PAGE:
Family mourns loss of aviation hero
A local family is mourning the loss of a father, grandfather, and aviation hero after Robert “Bob” Morgan passed away earlier this month.
Retired Flight Lieutenant Robert Morgan, 85, passed away on June 11, and along with being remembered as a caring and giving individual, Robert Morgan was also the recipient of the George Medal for bravery from the Royal Canadian Air Force when he pulled an injured pilot from a burning airplane when it crashed on a runway in France in 1955.
“He was everybody’s friend, he was generous to a fault, and he went out of his way to help people,” said his son Lloyd Morgan, owner of Newcastle Towing.
Bob Morgan had been awarded the George Medal in 1957 and became an aviation hero for ignoring his own safety and rescued an unconscious pilot from a burning aircraft amid exploding ammunition.
The event took place on July 21, 1955 at a runway in Marville, France. Morgan, who was working in the landing shack that day when he saw a fellow pilot land short on the runway and his jet burst into flames. Morgan dashed to the jet and tried to get the unconscious pilot out but the canopy was jammed. He then grabbed a rock to break open the canopy. By the time firecrews arrived on scene, someone passed Morgan an axe in which he broke open the canopy and dragged the pilot to safety.
Speaking at an event in late 2015, Morgan told reporters, “He crashed and I ran to the airplane, and after that it’s just a blur… I think anybody would have done it. You don’t think. It’s just automatic. And when it’s all over you can’t remember,” reported 630 CHED in an article from June 12, 2016.
“It wasn’t a big deal to him,” said Bob’s daughter-in-law Shelley Morgan. “In the thick of it and with the adrenaline going you just do what needs to be done.”
“Those who served in the military are a different breed, and have discipline and love and caring for others,” said Shelley. “He was definitely a role model.”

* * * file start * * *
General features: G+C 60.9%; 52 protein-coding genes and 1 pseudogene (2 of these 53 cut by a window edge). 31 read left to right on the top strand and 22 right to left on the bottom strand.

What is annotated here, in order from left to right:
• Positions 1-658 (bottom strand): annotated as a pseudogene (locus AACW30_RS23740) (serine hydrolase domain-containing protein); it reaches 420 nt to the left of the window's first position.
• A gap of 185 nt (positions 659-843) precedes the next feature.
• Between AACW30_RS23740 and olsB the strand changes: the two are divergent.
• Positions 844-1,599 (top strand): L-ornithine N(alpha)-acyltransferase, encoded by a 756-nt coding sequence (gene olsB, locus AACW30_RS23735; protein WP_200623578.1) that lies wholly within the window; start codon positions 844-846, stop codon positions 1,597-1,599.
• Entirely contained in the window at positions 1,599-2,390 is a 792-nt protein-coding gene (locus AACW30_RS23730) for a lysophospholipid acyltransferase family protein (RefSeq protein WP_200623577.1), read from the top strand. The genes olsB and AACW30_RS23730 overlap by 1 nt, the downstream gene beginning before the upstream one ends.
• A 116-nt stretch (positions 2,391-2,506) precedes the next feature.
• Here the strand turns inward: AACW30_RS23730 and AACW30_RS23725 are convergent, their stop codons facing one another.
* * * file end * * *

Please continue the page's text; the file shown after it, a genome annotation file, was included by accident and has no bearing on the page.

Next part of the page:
The George Medal is primarily a civilian award, but it may be awarded to military personnel for gallant conduct that is not in the face of the enemy. Only 77 Canadians have been presented with the medal since 1940. Morgan spent 36 years in the air force, serving in Canada, England, France, and Germany, flying a variety of aircraft including P51 Mustangs, F86 Sabres, Harvards, CF 104’s, C130 Hercules’, and Twin Otters. He was named Airman of the Year in 1986.
After leaving the airforce, Morgan became a duty manager at the Edmonton Municipal Airport until 1994, and at that time was still flying with the reserves in the Air Force.
In 2010, the City of Edmonton named a street in the community of Griesbach in his honour, along with eight other Edmontonian veterans.
Bob Morgan was an extremely active volunteer in St. Albert, where he resided, as well as an active member of many air force associations as well as a long-time volunteer with the St. Albert Community Information and Volunteer Centre and the St. Albert Special Olympics, serving as a bowling coach for about 25 years.
Those who served in the military are a different breed, and have discipline and love and caring for others. He was definitely a role model.”
A local family is mourning the loss of Bob Morgan, an aviation hero was honoured with a rarely awarded George Medal for risking his own life to save an unconscious pilot from a burning aircraft amid exploding ammunition in France in 1955.